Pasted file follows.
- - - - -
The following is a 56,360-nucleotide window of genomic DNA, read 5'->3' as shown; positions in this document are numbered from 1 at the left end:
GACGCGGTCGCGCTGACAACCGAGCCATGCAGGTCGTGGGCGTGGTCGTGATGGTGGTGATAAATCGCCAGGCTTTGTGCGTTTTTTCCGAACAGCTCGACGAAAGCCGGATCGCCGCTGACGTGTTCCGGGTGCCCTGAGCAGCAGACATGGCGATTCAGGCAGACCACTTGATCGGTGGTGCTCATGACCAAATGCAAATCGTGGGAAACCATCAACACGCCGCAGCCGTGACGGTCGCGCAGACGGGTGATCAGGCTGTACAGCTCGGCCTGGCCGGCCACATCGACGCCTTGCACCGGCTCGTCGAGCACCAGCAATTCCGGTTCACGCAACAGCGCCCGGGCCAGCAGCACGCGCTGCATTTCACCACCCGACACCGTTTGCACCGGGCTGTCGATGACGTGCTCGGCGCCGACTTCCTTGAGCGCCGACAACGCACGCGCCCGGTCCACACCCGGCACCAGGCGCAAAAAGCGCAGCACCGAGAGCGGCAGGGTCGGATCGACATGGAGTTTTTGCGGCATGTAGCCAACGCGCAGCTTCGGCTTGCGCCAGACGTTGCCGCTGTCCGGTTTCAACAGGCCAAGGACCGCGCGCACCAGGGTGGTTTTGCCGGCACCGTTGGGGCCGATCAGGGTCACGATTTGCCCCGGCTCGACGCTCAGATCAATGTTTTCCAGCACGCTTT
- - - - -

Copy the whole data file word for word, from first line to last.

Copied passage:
The following is a 56,360-nucleotide window of genomic DNA, read 5'->3' as shown; positions in this document are numbered from 1 at the left end:
GACGCGGTCGCGCTGACAACCGAGCCATGCAGGTCGTGGGCGTGGTCGTGATGGTGGTGATAAATCGCCAGGCTTTGTGCGTTTTTTCCGAACAGCTCGACGAAAGCCGGATCGCCGCTGACGTGTTCCGGGTGCCCTGAGCAGCAGACATGGCGATTCAGGCAGACCACTTGATCGGTGGTGCTCATGACCAAATGCAAATCGTGGGAAACCATCAACACGCCGCAGCCGTGACGGTCGCGCAGACGGGTGATCAGGCTGTACAGCTCGGCCTGGCCGGCCACATCGACGCCTTGCACCGGCTCGTCGAGCACCAGCAATTCCGGTTCACGCAACAGCGCCCGGGCCAGCAGCACGCGCTGCATTTCACCACCCGACACCGTTTGCACCGGGCTGTCGATGACGTGCTCGGCGCCGACTTCCTTGAGCGCCGACAACGCACGCGCCCGGTCCACACCCGGCACCAGGCGCAAAAAGCGCAGCACCGAGAGCGGCAGGGTCGGATCGACATGGAGTTTTTGCGGCATGTAGCCAACGCGCAGCTTCGGCTTGCGCCAGACGTTGCCGCTGTCCGGTTTCAACAGGCCAAGGACCGCGCGCACCAGGGTGGTTTTGCCGGCACCGTTGGGGCCGATCAGGGTCACGATTTGCCCCGGCTCGACGCTCAGATCAATGTTTTCCAGCACGCTTT